Yet, in Apple’s Q4 2008 conference call, Oppenheimer was repeatedly quoted in saying that Apple is being “prudent,” rather than simply offering guidance that it has “reasonable confidence in achieving.” For example, in Oppenheimer’s opening statement, he noted that “Our [management's] visibility is low and our forecasting is challenging and as a result, we are going to be prudent in predicting the December quarter.” Notice how Oppenheimer didn’t say the business itself would necessarily be challenging, but rather that the forecasting itself is challenging; thus necessitating a more “prudent” stance on the guidance issue. Because visibility is low, Oppenheimer is giving guidance that is far below what will likely happen in the quarter – Oppenheimer wants to make sure that Apple handedly beats its forecast in even a worst-case scenario. And given that Apple is known to be far more conservative than others in the industry, this outlook obviously gives new meaning to the term ultra-conservative.
Yet, the analysts are either failing to see this nuanced shift in Apple’s guidance strategy, are simply ignoring the nuance altogether, or understand the nuance but are deliberately offering unrealistic estimates for some hidden reason (I choose not to speculate). What I do know is that Apple offered “prudent” revenue guidance of $10 billion for Q1, and yet the consensus estimates stand at only $10.08 billion. This guidance-consensus issue should tell investors that the consensus estimates, as currently stated, are simply too low. Even under a bearish scenario where several segments of Apple’s business contract in Q1, Apple would still likely report close to $10.5 billion—nearly half a billion above consensus and still a blow-out by all measure. And though the $10 billion revenue guidance is at the upper end of Apple’s range of $9-10 billion, Apple has generally beaten the higher end of its range by a significant degree—see Q1 2007 where Apple beat the upper end of its revenue and EPS guidance by $1 billion and $0.41 respectively. Under normal circumstances where there is less uncertainty, I would have expected Apple to offer guidance of about $10.3 billion—such guidance would contemplate significant contraction in iPod sales. Thus, from a certain perspective, the analyst consensus can be viewed as being below Apple’s normal conservatism.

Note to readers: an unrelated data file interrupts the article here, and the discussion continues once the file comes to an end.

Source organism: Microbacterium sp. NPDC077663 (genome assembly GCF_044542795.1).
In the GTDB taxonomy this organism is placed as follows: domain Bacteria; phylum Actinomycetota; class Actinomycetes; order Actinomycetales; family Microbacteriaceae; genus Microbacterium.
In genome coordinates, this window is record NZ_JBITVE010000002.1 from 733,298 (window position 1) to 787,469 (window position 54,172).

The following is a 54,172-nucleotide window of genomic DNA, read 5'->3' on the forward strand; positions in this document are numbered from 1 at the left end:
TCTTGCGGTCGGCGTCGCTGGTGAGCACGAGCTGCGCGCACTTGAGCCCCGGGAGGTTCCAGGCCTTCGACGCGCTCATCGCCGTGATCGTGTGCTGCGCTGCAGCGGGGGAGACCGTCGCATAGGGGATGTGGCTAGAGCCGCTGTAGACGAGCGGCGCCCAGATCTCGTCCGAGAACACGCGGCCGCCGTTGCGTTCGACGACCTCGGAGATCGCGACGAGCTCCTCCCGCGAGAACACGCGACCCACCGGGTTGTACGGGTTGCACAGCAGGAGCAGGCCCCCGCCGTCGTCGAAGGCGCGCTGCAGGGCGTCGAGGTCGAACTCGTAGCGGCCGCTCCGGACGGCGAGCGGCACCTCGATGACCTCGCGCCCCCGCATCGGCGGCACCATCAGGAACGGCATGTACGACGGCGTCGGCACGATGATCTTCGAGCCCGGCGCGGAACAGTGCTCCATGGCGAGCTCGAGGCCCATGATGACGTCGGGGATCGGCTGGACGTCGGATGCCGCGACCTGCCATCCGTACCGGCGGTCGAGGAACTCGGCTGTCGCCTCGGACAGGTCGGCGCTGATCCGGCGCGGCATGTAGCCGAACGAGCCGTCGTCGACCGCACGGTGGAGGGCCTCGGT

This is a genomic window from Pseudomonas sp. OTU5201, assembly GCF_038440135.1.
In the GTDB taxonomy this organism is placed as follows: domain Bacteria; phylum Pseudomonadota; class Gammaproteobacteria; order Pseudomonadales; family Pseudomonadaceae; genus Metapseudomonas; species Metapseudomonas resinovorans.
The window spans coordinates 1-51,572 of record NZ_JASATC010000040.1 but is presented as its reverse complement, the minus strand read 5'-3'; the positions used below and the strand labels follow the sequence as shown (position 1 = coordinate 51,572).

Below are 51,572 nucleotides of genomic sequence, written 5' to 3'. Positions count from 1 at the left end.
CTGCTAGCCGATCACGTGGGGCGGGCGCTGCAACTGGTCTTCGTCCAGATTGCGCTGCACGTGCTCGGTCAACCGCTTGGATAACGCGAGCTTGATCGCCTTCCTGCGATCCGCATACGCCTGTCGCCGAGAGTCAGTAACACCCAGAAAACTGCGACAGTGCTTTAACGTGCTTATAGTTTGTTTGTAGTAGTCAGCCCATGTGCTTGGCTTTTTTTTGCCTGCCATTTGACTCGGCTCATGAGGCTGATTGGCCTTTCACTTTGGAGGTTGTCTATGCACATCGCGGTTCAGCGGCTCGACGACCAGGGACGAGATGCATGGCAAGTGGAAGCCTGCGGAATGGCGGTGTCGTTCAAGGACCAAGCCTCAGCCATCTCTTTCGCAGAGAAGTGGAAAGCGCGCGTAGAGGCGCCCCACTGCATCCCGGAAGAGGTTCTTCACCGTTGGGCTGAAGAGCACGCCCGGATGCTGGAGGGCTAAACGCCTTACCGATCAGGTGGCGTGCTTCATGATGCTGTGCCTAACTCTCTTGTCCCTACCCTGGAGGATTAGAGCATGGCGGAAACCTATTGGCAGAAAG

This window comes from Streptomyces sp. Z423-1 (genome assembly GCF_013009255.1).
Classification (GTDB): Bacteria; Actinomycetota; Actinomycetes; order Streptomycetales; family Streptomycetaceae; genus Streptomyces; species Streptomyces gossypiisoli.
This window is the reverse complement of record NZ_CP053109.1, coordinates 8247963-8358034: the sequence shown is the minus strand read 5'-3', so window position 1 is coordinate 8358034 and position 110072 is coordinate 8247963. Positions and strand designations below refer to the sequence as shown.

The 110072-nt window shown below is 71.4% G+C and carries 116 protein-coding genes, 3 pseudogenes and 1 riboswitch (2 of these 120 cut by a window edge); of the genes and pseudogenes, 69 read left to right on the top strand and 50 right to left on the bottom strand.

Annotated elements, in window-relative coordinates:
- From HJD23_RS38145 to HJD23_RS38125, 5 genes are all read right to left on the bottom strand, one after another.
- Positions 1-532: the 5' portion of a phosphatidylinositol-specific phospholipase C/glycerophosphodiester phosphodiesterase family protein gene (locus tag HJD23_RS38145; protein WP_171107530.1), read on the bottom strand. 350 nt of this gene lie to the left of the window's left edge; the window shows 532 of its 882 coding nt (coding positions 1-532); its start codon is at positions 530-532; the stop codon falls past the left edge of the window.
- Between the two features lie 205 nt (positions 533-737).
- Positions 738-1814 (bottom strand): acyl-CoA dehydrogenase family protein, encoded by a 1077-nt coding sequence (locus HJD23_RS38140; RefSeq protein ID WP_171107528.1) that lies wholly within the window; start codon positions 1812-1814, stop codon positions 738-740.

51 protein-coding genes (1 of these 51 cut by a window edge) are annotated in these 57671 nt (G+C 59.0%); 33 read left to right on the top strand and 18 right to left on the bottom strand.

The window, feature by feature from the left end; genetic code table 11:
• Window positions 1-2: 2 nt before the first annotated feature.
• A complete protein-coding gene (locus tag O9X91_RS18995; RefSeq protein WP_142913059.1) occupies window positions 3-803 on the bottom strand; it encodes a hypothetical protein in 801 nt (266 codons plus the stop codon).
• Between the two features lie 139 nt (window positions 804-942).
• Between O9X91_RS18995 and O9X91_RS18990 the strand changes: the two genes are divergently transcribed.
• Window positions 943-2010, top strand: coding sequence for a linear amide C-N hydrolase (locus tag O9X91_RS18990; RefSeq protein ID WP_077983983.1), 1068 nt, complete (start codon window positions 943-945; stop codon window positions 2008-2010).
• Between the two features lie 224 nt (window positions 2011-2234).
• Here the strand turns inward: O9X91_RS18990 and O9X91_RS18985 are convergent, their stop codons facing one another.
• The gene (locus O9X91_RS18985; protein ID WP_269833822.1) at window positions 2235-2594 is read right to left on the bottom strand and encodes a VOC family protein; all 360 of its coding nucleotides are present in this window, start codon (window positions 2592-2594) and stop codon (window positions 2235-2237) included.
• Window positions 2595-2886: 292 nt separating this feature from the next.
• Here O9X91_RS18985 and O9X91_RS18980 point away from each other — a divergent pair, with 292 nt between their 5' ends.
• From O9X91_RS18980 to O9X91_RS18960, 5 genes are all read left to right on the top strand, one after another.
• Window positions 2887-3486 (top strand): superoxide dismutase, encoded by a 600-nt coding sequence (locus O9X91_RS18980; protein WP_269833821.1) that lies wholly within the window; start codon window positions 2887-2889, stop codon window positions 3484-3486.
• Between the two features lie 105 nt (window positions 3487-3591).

Q1 2009 iPod Sales Estimates
Much of the uncertainty regarding Apple’s fiscal Q1 is mostly due to questions about how the iPod will perform in this questionable holiday shopping season. I am currently modeling for a mild YoY contraction in iPod unit sales as I look for Apple to sell about 22 million iPods down from the 22.121 million Apple sold in the year ago period—that’s a 1% contraction. Yet, for iPod revenue, I expect Apple to report about $3.74 billion down about 6.4% from the $3.997 billion it reported in Q1 2007. At the current moment, it is difficult to determine how the iPod will perform until we get solid NPD data for months of October, November and December. Recent weekly NPD data on third-party retailers selling the iPod can be interpreted to suggest some mild contraction in iPod sales. Yet, I am very cautious to use such data because the vast majority of Apple’s iPod sales come from Apple’s own online and retail stores, which have generally fared a lot better than retail chains such as Best Buy—weekly NPD data doesn’t cover Apple’s own retail and on-line stores.